Oh and pigs ... wonderful!

  13. I love seed catalogs, Duncan says it looks and sounds like I am reading something much for salacious, judging by the animated face and oohs and ahs lol. We have done very little this year what with moving twice, I desperately wanted my own pumpkins and squash this year, but there is always next year I guess.

  14. Your plans sound great. My growing year has not been great, mainly due to the poor weather during the growing season, ah well!
    Much love.

  15. great blog! my growing season hasn't been so good and I put it down to the fact that it is my first year.... but perhaps the weather has played a bigger part than I thought. looking forward to hearing all about the progress of your kitchen garden. pig? lovely. lucky you to be able to live somewhere where you can have them x

  16. What an interesting post. I like hearing your thoughts and analysis, and how you've sorted out what's reasonable to expect, what's not worth worrying about. Your kitchen garden is going to be great. Will the willows help as a wind shelter?

  17. You've got such exciting plans! I'm doing a similar thing at the moment, my veg plot was a bit of a disaster this year due to compacted soil which never got properly dug over because the silt soil was like concrete with no rain and the wind just knocked the plants for six as it came across the fens. I have big plans for some raised beds for next year, but as you said, I am going to put them nearer the caravan as this will make gardening with a small baby much easier! Conor put a rain butt up for me a couple of days ago, next to the greenhouse and I can't tell you how excited I was this morning to find it full, so no more walking long distances to the yard and back with heavy watering cans for me!! It's amazing how little alterations like that make all the difference! Looking forward to seeing how your plans progress. By the way, did you get any further with your bees?


  18. I hope you are feeling really proud of what you have achieved, I think your amazing! Good luck with futer plans, no matter what size you develope and learn every season.

  19. Looking at your new garden area makes me excited -- like a painter looking at a blank canvas, or a writer looking at a clean page. Who needs all that grass on the lawn? Plant veggies!

  20. Your plans sound very good. We plan to move the veg plot we've inherited to within view of the house, as both it and the hen house are round the corner in a shady, weedy plot. I plan to build raised beds in front of the house (the existing ground is stony, flinty and not great and as we've got a barn full of nearly rotted horse manure, raised beds seems the easiest options.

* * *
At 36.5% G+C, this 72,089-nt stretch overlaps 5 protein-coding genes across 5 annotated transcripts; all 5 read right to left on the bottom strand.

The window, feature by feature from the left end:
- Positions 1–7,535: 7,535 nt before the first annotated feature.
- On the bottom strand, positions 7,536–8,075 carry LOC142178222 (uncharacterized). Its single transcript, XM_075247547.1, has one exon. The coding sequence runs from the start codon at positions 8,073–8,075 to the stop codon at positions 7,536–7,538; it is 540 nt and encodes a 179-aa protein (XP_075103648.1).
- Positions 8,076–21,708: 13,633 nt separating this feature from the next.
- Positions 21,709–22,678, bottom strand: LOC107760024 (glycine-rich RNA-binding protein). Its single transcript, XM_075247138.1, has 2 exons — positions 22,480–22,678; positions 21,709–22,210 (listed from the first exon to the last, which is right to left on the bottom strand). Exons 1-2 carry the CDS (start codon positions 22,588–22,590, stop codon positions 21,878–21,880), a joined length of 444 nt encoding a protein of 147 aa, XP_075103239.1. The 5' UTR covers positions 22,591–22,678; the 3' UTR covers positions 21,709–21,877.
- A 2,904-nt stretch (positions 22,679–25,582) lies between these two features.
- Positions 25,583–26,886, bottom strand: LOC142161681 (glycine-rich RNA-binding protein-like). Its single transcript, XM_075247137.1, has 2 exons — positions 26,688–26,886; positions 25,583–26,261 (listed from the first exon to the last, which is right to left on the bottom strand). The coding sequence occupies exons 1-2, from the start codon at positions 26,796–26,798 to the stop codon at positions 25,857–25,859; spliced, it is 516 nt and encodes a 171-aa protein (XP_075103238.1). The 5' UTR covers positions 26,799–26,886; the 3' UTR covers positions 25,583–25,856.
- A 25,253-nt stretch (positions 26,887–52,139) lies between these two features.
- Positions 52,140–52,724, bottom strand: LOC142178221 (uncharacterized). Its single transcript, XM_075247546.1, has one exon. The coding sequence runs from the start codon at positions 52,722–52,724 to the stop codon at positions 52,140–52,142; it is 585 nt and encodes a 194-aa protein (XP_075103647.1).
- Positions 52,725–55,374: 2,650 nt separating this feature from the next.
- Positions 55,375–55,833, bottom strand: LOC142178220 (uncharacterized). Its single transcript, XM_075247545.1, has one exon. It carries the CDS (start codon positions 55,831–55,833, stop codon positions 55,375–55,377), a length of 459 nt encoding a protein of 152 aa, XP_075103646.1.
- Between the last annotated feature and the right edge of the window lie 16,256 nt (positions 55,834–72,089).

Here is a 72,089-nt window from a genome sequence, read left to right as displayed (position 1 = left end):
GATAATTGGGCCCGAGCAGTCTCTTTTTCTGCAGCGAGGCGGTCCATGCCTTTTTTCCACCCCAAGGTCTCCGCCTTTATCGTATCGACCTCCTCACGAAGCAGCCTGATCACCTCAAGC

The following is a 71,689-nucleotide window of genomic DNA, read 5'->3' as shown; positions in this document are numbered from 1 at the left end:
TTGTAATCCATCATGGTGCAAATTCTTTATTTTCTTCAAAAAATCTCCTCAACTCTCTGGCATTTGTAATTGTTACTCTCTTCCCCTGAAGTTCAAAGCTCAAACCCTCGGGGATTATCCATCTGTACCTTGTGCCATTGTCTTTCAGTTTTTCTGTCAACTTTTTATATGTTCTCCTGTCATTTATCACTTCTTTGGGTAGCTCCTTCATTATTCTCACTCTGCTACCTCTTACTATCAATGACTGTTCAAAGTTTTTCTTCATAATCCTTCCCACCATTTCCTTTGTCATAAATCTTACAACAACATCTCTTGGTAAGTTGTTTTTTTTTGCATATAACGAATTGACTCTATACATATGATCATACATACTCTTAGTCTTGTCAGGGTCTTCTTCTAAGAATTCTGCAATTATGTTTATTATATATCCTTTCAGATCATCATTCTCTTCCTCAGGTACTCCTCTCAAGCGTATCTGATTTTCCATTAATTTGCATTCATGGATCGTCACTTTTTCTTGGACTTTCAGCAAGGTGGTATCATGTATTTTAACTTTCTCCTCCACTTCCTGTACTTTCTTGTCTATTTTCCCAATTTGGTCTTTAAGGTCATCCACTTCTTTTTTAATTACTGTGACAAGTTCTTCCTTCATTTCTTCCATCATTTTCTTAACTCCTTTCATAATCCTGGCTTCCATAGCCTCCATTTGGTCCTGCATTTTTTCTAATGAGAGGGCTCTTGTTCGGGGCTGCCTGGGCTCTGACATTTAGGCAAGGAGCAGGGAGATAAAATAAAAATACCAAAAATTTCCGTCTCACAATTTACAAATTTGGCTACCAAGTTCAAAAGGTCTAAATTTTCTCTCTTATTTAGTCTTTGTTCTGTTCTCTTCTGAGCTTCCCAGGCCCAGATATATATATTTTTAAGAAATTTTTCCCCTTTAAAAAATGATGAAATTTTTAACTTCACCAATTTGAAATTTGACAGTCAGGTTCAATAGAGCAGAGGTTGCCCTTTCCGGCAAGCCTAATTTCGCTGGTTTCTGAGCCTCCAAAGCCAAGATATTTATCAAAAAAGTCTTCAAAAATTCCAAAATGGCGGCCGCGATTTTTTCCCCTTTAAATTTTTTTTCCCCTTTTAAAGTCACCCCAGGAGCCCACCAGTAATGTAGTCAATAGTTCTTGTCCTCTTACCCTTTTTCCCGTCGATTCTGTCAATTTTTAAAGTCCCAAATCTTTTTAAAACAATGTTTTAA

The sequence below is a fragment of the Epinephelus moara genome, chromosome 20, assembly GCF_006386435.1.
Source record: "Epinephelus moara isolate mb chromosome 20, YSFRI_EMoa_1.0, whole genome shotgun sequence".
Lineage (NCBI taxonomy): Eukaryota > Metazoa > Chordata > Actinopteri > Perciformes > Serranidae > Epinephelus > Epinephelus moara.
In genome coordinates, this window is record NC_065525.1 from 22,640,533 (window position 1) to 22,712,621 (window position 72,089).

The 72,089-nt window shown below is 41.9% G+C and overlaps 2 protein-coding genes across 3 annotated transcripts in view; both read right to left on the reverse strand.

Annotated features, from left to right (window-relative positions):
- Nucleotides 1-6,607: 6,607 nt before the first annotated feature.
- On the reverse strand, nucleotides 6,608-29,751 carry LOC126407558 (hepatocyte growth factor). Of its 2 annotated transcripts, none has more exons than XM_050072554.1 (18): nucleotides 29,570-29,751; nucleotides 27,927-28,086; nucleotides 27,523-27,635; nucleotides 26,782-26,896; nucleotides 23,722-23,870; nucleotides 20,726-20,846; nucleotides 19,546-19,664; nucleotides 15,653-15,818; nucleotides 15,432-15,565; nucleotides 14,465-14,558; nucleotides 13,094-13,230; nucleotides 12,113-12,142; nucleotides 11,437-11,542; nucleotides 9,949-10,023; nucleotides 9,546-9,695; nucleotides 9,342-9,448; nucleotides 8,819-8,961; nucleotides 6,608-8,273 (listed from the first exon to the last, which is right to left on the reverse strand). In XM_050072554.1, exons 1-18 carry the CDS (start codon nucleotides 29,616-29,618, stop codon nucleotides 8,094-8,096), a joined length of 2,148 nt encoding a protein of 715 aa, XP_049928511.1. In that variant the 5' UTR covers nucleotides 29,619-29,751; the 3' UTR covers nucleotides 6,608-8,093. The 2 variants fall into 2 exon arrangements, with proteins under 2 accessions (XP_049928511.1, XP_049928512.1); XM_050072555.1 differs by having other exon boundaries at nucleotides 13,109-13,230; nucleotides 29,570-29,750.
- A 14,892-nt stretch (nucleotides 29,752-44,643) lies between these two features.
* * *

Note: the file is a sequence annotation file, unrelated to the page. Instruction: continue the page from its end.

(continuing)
It's been too rainy here to sit outside in the morning - I envy you that!

  21. Sara is studying horticulture at college for two years, so she has already ordered next years seed catalogue!!

    How did you manage to keep your chard pest free? The blooming slugs and snails got at ours and then the roots went rotten.

    The front view of your house is just beautiful.

    Hugs San xx

  22. Thanks all once again. it seems the weather has hit us all this year. I did think the summer, once it started was a good one, but maybe my expectations were lower.
    The pigs are crosses - not sure of the mother, but i think the dad is a Gloucester old spot. it is getting excitingly close, so we better get that fence and shelter up very soon.
    LM - I always try to grow sweetcorn, but can never get it ripe enough. maybe when the polytunnel goes up.
    Sandra - I agree it is such a waste. I have never had lawns for very long.
    San - i have always had great results with my chard, I don't really do anything, other than start it off in modules. I usually grow rainbow mix, but i do find that the ruby chard is very prone to bolting. The slugs don't seem to bother it much.
    Kelly - that photo was taken last week - it is currently blowing a gale right now.
    Good luck with all your gardening plans - as you say Dawn - the planning is the easy part.
    V - lol - i am the same -like a kid with the Argos catalougue - want want want on every page.
    Pippa - we did n't get our bees this year - the bad weather in May meant that the queens couldn't get out for their mating flights. Hopefully next year.

  23. I suspect that even with a "perfect" kitchen garden you'd have run into problems this year. We have 14 4mx2m beds in our vegetable patch, plus a couple of quarter acre fields used for potatoes, kale, neeps and carrots. In previous years, we've always managed to produce most of our vegetables, all our own softfruit and quite a few apples. This year, though, the only successes were the salad crops, broad beans and raspberries. The long, dark, wet year has seen everything else fail to grow well, rot in the ground, or both! In times past, we'd have been heading into a famine year after a growing season like this one. Fingers crossed for a better year next year. All the best with the kitchen garden.

  24. Thank you SH. Yes, imagine all the anguish a year like this would cause in the past. And yet people will still expect low prices in the supermarkets - the grower will have to subsidise that no doubt. Never give up though.